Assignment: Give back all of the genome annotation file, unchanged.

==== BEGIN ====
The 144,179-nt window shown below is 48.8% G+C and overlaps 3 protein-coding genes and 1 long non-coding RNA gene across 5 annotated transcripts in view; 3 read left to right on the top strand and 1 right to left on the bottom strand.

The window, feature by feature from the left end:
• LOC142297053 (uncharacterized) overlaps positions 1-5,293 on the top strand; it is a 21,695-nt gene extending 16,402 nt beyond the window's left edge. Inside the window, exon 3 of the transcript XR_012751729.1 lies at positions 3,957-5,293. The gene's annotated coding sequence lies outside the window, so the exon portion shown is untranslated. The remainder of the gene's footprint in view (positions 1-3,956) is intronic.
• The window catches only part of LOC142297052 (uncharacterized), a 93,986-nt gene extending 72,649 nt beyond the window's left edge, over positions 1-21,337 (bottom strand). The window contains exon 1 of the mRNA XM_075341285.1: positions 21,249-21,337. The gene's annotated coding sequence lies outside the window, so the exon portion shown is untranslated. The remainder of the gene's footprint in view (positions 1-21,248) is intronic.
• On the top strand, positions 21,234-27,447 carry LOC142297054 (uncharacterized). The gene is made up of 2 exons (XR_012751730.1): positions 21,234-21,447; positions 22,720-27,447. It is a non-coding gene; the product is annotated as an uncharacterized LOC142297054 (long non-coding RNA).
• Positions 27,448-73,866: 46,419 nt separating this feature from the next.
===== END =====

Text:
The 144,179-nt window shown below is 48.8% G+C and overlaps 3 protein-coding genes and 1 long non-coding RNA gene across 5 annotated transcripts in view; 3 read left to right on the top strand and 1 right to left on the bottom strand.

The window, feature by feature from the left end:
• LOC142297053 (uncharacterized) overlaps positions 1-5,293 on the top strand; it is a 21,695-nt gene extending 16,402 nt beyond the window's left edge. Inside the window, exon 3 of the transcript XR_012751729.1 lies at positions 3,957-5,293. The gene's annotated coding sequence lies outside the window, so the exon portion shown is untranslated. The remainder of the gene's footprint in view (positions 1-3,956) is intronic.
• The window catches only part of LOC142297052 (uncharacterized), a 93,986-nt gene extending 72,649 nt beyond the window's left edge, over positions 1-21,337 (bottom strand). The window contains exon 1 of the mRNA XM_075341285.1: positions 21,249-21,337. The gene's annotated coding sequence lies outside the window, so the exon portion shown is untranslated. The remainder of the gene's footprint in view (positions 1-21,248) is intronic.
• On the top strand, positions 21,234-27,447 carry LOC142297054 (uncharacterized). The gene is made up of 2 exons (XR_012751730.1): positions 21,234-21,447; positions 22,720-27,447. It is a non-coding gene; the product is annotated as an uncharacterized LOC142297054 (long non-coding RNA).
• Positions 27,448-73,866: 46,419 nt separating this feature from the next.